Courtesy Reuters

Australia and Southeast Asia

Australia, the sixth continent, lay outside world affairs until settled by Europeans. The 300,000 aborigines, who were its only inhabitants until the end of the eighteenth century, were untouched by the outside world except for infrequent visits by Malays and possibly Chinese to a few points on the northern coastline, and these had no knowledge of or interest in world affairs. But modern Australia is neither isolated nor isolationist. Australians have fought overseas in five wars in the last century, have known hostile bombs on their own soil and at present have a substantial proportion of their armed services on duty in other lands. By its origin in six British colonies, modern Australia was linked to world power contests; by its growth it has become part of them, and today we cannot read our national future except in the language of world politics.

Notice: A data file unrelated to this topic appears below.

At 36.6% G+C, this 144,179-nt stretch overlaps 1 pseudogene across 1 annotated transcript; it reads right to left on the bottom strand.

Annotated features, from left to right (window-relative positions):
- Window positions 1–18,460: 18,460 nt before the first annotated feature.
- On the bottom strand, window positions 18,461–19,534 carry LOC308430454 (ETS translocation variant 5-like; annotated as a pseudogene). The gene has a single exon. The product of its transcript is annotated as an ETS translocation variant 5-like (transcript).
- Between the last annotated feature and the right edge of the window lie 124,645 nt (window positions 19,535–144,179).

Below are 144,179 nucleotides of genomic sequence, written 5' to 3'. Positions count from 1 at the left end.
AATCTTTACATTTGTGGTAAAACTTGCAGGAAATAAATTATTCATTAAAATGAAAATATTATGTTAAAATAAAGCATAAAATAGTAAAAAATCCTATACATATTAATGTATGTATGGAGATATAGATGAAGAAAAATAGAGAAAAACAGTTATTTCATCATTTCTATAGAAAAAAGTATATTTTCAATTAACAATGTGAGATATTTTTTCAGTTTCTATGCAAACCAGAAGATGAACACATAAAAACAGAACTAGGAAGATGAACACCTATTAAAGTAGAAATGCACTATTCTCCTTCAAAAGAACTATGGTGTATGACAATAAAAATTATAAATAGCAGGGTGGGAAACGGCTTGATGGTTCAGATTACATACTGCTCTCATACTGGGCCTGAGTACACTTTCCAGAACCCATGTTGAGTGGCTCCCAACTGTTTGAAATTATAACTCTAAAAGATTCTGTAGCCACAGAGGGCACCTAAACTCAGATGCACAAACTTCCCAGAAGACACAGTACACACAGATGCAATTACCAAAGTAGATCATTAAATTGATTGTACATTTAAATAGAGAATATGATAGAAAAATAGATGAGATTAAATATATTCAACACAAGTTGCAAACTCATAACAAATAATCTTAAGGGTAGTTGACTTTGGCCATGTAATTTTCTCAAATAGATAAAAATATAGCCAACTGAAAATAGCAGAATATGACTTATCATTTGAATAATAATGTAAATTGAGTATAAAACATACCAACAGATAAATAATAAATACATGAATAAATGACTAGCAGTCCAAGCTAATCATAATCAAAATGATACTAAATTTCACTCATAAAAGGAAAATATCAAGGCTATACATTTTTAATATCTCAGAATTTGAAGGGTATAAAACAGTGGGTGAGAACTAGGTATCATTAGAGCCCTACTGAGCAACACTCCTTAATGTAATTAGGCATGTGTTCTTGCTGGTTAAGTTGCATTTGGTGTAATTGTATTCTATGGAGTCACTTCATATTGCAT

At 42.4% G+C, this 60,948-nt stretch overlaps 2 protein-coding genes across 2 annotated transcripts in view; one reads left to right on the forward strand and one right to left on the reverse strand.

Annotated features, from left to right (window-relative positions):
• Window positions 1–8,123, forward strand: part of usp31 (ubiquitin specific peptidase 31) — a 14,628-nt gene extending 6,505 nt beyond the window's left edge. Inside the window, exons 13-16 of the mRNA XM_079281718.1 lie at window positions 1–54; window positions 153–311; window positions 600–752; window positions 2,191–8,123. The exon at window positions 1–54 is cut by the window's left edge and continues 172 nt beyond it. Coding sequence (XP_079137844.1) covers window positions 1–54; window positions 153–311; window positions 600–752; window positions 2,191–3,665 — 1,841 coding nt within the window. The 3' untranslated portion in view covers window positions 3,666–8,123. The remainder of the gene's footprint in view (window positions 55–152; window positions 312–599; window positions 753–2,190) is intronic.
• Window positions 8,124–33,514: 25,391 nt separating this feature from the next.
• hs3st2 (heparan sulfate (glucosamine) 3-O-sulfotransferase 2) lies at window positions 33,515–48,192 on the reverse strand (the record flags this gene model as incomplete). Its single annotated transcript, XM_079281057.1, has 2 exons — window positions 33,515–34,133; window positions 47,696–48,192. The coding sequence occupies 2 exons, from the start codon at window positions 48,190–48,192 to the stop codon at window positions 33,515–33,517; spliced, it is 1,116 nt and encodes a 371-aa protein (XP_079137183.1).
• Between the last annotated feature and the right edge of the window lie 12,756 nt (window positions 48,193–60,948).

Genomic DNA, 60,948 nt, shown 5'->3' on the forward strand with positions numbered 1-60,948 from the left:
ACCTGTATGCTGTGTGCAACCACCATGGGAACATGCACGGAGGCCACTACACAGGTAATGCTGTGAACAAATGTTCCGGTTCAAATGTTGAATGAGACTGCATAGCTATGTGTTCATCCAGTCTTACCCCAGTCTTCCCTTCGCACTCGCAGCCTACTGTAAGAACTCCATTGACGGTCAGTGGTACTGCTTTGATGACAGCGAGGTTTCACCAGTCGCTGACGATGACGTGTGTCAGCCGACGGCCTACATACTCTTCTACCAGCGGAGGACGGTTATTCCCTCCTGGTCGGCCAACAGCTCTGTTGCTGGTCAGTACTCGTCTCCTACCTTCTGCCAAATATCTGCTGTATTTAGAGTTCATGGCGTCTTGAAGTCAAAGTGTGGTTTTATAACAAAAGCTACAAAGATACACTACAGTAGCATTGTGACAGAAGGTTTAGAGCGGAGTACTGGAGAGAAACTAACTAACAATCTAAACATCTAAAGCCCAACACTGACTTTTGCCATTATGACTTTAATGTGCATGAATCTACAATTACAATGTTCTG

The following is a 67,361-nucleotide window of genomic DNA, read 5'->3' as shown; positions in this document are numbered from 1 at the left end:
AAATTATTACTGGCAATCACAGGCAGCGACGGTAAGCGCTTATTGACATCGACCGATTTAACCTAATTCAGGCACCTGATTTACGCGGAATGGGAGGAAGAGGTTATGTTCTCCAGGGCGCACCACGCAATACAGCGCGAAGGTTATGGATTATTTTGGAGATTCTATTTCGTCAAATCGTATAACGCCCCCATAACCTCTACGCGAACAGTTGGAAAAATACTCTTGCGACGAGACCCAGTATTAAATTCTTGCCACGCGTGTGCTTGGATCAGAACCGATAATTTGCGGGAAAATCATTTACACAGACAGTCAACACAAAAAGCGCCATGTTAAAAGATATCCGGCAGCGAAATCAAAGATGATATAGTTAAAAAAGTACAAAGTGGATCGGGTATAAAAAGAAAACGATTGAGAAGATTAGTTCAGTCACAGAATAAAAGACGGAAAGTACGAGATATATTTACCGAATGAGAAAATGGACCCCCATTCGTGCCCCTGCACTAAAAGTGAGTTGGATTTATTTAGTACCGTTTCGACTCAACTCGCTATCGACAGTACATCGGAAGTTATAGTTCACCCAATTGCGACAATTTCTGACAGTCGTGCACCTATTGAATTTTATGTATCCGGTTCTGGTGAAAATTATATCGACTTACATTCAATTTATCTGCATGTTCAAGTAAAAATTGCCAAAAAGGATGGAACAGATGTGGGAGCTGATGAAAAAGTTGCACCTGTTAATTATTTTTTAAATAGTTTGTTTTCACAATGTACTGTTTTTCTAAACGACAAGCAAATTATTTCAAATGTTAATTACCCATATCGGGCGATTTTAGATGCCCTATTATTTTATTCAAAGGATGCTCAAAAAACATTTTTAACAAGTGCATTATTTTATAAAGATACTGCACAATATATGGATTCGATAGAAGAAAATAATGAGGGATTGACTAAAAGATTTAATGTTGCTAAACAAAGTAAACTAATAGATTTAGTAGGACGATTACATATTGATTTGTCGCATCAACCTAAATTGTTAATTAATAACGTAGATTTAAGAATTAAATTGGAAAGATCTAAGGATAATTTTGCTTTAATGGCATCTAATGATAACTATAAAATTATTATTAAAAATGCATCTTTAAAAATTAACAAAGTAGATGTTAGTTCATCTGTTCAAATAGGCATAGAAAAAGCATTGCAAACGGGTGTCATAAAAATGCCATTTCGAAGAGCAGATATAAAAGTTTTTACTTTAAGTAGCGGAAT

Luckily the six colonies grew up at a time when British naval power in all oceans of the world was unchallenged. Nevertheless, one of the earliest expressions of Australian foreign policy was a movement in the colonies of New South Wales and Victoria in the 1850s to create a colonial navy because of a Russian scare following the appearance of the Russians in the Pacific. In the 188os the colony of Queensland led a movement, in which all the other Australian colonies shared, to persuade the British to annex part of the island of New Guinea, largely because of the fear engendered by a German appearance in the Pacific. At that period Asia, yet unawakened, did not appear so definite a danger to Australians as did European power intruding into the Pacific. As in other countries of the Pacific, toward the end of the century Australian publicists took up the phrase "the yellow peril" and found meaning in it not so much as a military danger as a threat of coolie labor to the industrial conditions and standards of living which had been made an Australian ideal. After federation

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